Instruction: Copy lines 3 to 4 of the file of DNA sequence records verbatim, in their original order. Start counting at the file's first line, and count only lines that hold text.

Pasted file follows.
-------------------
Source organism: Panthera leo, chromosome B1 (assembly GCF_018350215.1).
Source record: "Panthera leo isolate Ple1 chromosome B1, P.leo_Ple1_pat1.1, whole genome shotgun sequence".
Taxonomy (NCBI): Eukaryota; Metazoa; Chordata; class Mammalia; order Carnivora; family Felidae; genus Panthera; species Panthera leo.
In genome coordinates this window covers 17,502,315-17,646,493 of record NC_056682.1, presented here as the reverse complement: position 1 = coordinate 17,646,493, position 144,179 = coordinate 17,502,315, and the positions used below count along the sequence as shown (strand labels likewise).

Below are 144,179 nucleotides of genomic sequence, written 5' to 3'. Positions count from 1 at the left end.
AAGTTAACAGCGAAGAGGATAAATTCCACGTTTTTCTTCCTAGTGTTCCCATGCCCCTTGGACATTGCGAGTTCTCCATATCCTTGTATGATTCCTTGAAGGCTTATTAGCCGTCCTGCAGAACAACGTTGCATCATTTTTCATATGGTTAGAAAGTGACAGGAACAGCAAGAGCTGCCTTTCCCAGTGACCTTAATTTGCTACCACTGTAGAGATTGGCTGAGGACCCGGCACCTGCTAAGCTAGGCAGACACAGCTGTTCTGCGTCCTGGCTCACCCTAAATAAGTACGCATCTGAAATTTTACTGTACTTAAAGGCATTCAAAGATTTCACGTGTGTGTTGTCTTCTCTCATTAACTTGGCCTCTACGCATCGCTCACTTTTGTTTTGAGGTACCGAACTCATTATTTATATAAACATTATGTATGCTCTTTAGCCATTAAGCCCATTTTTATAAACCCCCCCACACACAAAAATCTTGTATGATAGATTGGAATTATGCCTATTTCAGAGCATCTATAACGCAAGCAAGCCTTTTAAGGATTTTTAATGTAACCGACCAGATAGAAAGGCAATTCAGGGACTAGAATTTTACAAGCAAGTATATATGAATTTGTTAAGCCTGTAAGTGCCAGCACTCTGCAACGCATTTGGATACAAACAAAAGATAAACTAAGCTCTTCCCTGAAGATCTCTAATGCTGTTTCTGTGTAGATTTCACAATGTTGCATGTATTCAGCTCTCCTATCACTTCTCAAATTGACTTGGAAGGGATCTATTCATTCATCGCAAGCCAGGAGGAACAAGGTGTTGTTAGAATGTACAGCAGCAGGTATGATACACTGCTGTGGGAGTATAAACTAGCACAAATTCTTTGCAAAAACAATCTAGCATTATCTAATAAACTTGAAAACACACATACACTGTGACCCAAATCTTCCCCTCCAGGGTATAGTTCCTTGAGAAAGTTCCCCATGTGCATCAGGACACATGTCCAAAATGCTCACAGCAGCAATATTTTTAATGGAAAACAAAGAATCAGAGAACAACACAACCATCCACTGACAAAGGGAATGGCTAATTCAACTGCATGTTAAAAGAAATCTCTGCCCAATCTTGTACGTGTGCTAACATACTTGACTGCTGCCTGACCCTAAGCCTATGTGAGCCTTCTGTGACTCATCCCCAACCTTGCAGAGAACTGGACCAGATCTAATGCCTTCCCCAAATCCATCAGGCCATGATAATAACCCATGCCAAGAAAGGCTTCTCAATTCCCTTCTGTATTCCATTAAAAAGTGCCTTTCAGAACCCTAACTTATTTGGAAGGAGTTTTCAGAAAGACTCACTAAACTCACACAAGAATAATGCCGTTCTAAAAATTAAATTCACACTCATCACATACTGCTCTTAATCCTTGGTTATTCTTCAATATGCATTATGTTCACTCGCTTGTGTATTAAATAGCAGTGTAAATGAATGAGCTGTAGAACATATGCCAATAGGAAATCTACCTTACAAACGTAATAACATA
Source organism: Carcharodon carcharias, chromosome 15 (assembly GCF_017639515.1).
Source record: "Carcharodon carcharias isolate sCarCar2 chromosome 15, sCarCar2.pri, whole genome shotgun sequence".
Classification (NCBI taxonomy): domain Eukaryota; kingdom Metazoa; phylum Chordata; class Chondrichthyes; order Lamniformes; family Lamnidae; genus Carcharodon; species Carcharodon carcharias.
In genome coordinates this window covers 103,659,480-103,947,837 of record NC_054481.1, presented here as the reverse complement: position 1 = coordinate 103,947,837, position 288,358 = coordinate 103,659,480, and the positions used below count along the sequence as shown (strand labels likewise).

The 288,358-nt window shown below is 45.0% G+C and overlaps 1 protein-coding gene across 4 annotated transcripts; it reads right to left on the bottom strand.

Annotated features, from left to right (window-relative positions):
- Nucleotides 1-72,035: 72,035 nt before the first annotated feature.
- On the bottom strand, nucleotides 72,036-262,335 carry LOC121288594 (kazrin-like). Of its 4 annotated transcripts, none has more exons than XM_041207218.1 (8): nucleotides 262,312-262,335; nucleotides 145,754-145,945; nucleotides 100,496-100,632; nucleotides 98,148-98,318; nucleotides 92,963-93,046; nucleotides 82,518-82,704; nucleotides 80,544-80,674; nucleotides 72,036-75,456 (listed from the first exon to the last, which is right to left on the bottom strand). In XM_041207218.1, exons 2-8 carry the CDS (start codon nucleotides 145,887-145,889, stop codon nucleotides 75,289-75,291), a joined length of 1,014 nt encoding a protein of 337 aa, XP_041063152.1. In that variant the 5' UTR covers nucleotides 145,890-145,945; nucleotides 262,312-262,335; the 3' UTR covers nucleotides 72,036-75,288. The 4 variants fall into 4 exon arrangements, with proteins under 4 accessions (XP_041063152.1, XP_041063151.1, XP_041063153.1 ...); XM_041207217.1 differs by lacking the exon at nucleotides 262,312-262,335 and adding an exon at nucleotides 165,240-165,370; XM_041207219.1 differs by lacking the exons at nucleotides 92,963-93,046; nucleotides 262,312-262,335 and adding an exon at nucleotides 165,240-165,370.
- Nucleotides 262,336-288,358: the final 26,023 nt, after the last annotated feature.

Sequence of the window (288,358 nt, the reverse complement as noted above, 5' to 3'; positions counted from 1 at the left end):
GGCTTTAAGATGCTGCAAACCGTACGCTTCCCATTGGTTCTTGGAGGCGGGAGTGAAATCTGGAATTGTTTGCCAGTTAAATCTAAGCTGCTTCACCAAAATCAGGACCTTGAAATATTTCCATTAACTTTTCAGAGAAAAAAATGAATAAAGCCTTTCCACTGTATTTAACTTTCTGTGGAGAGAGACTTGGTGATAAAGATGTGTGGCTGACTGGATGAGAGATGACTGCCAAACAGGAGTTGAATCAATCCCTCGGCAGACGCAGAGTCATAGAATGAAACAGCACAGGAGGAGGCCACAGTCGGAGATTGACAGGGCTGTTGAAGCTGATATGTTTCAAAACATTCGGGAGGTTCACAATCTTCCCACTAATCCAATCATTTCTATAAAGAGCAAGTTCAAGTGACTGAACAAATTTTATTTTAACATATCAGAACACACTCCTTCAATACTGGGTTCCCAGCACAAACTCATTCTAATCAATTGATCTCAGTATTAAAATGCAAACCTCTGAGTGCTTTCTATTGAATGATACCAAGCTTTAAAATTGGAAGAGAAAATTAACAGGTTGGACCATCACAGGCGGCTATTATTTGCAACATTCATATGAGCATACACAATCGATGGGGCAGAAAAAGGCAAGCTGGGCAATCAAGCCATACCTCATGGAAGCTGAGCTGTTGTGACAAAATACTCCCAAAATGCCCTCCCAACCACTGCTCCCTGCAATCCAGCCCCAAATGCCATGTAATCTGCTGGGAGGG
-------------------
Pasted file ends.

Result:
Taxonomy (NCBI): Eukaryota; Metazoa; Chordata; class Mammalia; order Carnivora; family Felidae; genus Panthera; species Panthera leo.
In genome coordinates this window covers 17,502,315-17,646,493 of record NC_056682.1, presented here as the reverse complement: position 1 = coordinate 17,646,493, position 144,179 = coordinate 17,502,315, and the positions used below count along the sequence as shown (strand labels likewise).